Keeping a MS box secure requires somebody with a lot of experience and they are not cheap. The MS total cost of ownership being lower than UNIX is a myth and unfounded. If you have MS open to the outside world (Internet server, DSL at home, or unfiltered (through virus scanner) e-mail, etc.) you need an MS security expert focussed on ensuring the sanctity of whatever is considered valuable on the MS boxes. This person will cost as much, if not more, than a senior UNIX systems administrator (who are, by and large, veterans in UNIX security also as it comes with the territory).

Too many folks (that are near and dear to me) have had MS servers hacked or been victims of viruses in the past couple of weeks. Granted the MS boxes hacked may not have been watched over by MS security experts, but that is what it takes.

Making choices, as far as what language to develop Internet applications, should keep in mind lock in factors. A UNIX only or a Microsoft only solution that requires the application be only run on a certain type of server has never been a great idea. This becomes even more apparent now. In my opinion this has never been a good option. Fortunately, there are many more options available that run on nearly all OS platforms. These include: Perl, PHP, Java (JSP), Python, ColdFusion, etc. Each of these languages have their own plusses and minuses, but if a certain OS platform becomes an unavailable option the applications can relatively easily be moved to another OS. This is not the case with ASP, and even less so the .Net framework (as noted before. Sure ASP can use ChiliSoft, but that is a very short term solution (as you know if you have ever had to use it, it buys you time to recode everything into a portable application language) and requires double to triple the hardware resources to run it compared to ASP on MS or any other language running natively.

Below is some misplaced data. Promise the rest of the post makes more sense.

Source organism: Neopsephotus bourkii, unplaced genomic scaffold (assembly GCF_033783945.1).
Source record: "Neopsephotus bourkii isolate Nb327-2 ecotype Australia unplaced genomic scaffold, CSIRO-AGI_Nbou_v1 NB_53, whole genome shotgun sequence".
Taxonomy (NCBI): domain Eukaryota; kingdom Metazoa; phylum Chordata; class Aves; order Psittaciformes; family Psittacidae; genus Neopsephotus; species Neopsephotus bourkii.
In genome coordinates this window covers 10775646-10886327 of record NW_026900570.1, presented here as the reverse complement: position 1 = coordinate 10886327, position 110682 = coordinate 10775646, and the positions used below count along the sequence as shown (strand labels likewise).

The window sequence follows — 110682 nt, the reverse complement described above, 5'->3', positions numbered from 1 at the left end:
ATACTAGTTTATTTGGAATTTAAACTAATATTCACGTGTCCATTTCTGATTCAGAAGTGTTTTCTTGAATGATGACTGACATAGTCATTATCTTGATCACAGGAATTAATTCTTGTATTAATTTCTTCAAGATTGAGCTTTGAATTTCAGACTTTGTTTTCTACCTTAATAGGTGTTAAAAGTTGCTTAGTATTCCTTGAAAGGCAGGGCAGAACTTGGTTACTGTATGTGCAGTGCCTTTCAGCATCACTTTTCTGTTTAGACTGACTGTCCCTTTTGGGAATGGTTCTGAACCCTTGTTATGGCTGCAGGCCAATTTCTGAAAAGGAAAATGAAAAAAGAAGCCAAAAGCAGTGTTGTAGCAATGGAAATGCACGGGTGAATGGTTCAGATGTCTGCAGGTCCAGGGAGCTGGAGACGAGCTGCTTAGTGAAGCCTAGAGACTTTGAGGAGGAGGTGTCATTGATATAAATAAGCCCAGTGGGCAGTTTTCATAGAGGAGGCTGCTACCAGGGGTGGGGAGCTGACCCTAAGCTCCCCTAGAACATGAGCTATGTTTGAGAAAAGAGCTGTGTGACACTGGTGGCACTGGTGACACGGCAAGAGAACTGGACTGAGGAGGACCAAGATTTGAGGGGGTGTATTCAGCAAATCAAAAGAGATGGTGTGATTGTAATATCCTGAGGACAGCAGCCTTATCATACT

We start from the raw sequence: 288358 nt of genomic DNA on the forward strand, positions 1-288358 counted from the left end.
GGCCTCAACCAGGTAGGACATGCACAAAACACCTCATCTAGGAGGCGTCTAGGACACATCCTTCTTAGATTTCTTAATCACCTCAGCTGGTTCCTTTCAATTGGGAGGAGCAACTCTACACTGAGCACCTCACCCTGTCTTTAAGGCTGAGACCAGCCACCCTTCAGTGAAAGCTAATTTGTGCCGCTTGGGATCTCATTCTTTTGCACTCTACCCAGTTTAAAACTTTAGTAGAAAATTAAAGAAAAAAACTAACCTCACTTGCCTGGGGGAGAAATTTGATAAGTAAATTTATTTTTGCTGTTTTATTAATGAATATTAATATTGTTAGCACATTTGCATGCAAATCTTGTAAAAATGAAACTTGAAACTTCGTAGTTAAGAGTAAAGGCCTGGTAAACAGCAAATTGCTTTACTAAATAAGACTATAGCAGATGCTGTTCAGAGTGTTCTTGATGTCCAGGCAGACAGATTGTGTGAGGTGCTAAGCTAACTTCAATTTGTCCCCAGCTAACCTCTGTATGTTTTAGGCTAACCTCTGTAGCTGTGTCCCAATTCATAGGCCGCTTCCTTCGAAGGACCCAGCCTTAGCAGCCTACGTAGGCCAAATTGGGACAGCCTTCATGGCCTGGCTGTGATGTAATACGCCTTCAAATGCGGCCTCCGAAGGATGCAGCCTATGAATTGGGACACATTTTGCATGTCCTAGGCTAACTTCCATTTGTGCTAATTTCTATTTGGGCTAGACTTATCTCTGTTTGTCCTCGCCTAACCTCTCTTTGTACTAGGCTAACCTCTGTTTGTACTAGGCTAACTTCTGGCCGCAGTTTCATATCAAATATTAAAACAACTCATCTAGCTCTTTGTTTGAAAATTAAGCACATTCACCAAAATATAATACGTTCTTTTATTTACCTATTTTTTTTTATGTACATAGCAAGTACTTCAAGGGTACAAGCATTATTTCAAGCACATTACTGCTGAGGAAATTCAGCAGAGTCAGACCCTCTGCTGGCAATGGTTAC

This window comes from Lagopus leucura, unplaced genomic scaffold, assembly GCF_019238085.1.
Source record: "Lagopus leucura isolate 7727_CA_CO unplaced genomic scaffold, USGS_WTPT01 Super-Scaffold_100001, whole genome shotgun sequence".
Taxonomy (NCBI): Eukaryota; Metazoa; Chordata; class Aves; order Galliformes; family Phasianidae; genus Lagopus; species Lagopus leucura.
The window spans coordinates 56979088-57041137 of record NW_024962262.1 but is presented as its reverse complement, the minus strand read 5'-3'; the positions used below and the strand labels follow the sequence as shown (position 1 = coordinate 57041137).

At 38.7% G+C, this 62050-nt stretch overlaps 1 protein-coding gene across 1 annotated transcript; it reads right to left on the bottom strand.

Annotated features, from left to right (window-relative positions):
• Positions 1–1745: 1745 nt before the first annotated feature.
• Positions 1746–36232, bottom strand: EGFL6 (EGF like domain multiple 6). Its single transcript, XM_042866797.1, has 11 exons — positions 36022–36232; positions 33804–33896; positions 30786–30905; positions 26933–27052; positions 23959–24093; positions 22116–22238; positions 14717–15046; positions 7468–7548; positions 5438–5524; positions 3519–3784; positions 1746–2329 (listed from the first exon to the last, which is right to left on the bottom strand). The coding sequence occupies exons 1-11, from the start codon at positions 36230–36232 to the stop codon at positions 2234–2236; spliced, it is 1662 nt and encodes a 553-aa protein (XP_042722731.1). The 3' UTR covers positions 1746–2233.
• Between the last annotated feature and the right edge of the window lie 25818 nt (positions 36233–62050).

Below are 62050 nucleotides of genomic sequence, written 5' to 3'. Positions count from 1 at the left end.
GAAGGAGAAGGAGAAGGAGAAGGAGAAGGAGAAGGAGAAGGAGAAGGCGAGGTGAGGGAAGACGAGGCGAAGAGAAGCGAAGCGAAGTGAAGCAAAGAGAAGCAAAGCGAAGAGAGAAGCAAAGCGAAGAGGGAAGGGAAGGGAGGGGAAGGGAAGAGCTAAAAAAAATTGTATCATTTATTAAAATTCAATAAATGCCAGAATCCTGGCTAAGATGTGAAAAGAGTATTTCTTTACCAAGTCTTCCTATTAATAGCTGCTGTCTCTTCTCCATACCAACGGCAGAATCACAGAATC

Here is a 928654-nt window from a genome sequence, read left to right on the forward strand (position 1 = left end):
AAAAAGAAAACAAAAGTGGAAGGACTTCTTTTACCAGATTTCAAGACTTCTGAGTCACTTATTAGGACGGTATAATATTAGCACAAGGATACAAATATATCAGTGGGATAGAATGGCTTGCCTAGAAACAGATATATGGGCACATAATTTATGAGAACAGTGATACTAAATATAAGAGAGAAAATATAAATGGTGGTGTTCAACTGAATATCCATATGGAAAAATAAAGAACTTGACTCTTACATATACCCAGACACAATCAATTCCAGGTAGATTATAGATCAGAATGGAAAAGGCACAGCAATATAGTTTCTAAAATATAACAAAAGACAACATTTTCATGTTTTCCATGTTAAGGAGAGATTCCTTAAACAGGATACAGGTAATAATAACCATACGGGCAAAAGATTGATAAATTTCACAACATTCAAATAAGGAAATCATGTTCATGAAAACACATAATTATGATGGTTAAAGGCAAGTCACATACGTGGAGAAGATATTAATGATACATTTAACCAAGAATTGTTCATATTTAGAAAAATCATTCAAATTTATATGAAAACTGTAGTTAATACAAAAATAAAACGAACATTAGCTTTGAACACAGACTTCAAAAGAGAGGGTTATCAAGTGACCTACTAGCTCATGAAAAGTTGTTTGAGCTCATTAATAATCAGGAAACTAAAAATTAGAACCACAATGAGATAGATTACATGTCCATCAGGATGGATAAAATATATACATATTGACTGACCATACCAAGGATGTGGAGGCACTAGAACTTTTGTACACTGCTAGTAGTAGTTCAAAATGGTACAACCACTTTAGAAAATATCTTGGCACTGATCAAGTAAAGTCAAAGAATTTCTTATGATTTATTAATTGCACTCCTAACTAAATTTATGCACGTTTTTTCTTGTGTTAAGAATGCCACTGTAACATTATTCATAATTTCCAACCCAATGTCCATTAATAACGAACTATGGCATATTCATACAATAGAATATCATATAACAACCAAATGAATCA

All of this is just the beginning of the reasons why I most likely have bought my last Windows machine. The other reasons fall into the areas of trust and pricing. This explanation may follow soon.

May 1, 2002

.Net lock in

Eric (glish) Costello brings Chris Laco's comments about .Net to his own site as Chris' comments reflect Eric's comments. The main issue is lock in and severe lack of choice. No the security issue that plagues Microsoft at every turn did not show up. The speed improvement in .Net over the current ASP/VB/C development is noticed and raved about. With security a growing concern on many folks minds building applications with a system that only will run on one operating system, which has the worst security record hands down, is not a great option. There are other options available.

April 10, 2002

Microsoft really did have swiss cheese security with all the holes in their servers. Seriously this is an imediate mandatory patch for the MS servers, so says Microsoft.

April 9, 2002